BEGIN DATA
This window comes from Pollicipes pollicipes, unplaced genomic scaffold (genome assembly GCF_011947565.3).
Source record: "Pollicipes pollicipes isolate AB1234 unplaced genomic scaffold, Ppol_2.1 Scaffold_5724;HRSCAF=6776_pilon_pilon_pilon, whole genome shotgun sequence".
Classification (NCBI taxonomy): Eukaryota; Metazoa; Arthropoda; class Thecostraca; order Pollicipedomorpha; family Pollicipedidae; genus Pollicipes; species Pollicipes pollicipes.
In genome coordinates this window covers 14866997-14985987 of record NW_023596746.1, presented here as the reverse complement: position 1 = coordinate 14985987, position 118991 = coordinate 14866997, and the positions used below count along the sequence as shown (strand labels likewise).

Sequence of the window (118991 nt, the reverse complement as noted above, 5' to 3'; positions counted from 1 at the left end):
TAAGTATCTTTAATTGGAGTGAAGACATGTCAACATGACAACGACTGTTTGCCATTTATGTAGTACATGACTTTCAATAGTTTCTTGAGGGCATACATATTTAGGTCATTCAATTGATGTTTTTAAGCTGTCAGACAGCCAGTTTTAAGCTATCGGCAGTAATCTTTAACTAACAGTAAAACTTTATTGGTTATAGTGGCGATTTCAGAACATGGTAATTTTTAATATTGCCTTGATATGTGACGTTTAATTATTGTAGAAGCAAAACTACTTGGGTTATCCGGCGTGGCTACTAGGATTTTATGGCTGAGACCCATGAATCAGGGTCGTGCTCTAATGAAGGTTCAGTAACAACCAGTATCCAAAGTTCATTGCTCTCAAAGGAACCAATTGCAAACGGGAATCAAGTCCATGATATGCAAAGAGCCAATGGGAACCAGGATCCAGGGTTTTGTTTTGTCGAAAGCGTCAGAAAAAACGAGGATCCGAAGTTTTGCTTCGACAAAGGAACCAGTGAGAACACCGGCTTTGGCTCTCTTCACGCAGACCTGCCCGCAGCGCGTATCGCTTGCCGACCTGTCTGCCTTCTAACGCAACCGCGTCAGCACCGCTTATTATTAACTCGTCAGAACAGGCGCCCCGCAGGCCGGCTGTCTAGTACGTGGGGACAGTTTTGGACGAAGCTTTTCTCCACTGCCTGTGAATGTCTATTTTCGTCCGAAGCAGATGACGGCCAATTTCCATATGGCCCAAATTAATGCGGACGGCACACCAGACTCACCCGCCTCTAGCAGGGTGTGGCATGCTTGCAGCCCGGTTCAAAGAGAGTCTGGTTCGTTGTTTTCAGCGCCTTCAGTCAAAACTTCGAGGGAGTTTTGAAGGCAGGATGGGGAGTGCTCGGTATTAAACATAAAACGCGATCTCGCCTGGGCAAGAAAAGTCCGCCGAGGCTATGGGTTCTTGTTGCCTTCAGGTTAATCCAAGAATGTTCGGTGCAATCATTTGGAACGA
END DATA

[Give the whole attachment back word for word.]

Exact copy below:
This window comes from Pollicipes pollicipes, unplaced genomic scaffold (genome assembly GCF_011947565.3).
Source record: "Pollicipes pollicipes isolate AB1234 unplaced genomic scaffold, Ppol_2.1 Scaffold_5724;HRSCAF=6776_pilon_pilon_pilon, whole genome shotgun sequence".
Classification (NCBI taxonomy): Eukaryota; Metazoa; Arthropoda; class Thecostraca; order Pollicipedomorpha; family Pollicipedidae; genus Pollicipes; species Pollicipes pollicipes.
In genome coordinates this window covers 14866997-14985987 of record NW_023596746.1, presented here as the reverse complement: position 1 = coordinate 14985987, position 118991 = coordinate 14866997, and the positions used below count along the sequence as shown (strand labels likewise).

Sequence of the window (118991 nt, the reverse complement as noted above, 5' to 3'; positions counted from 1 at the left end):
TAAGTATCTTTAATTGGAGTGAAGACATGTCAACATGACAACGACTGTTTGCCATTTATGTAGTACATGACTTTCAATAGTTTCTTGAGGGCATACATATTTAGGTCATTCAATTGATGTTTTTAAGCTGTCAGACAGCCAGTTTTAAGCTATCGGCAGTAATCTTTAACTAACAGTAAAACTTTATTGGTTATAGTGGCGATTTCAGAACATGGTAATTTTTAATATTGCCTTGATATGTGACGTTTAATTATTGTAGAAGCAAAACTACTTGGGTTATCCGGCGTGGCTACTAGGATTTTATGGCTGAGACCCATGAATCAGGGTCGTGCTCTAATGAAGGTTCAGTAACAACCAGTATCCAAAGTTCATTGCTCTCAAAGGAACCAATTGCAAACGGGAATCAAGTCCATGATATGCAAAGAGCCAATGGGAACCAGGATCCAGGGTTTTGTTTTGTCGAAAGCGTCAGAAAAAACGAGGATCCGAAGTTTTGCTTCGACAAAGGAACCAGTGAGAACACCGGCTTTGGCTCTCTTCACGCAGACCTGCCCGCAGCGCGTATCGCTTGCCGACCTGTCTGCCTTCTAACGCAACCGCGTCAGCACCGCTTATTATTAACTCGTCAGAACAGGCGCCCCGCAGGCCGGCTGTCTAGTACGTGGGGACAGTTTTGGACGAAGCTTTTCTCCACTGCCTGTGAATGTCTATTTTCGTCCGAAGCAGATGACGGCCAATTTCCATATGGCCCAAATTAATGCGGACGGCACACCAGACTCACCCGCCTCTAGCAGGGTGTGGCATGCTTGCAGCCCGGTTCAAAGAGAGTCTGGTTCGTTGTTTTCAGCGCCTTCAGTCAAAACTTCGAGGGAGTTTTGAAGGCAGGATGGGGAGTGCTCGGTATTAAACATAAAACGCGATCTCGCCTGGGCAAGAAAAGTCCGCCGAGGCTATGGGTTCTTGTTGCCTTCAGGTTAATCCAAGAATGTTCGGTGCAATCATTTGGAACGA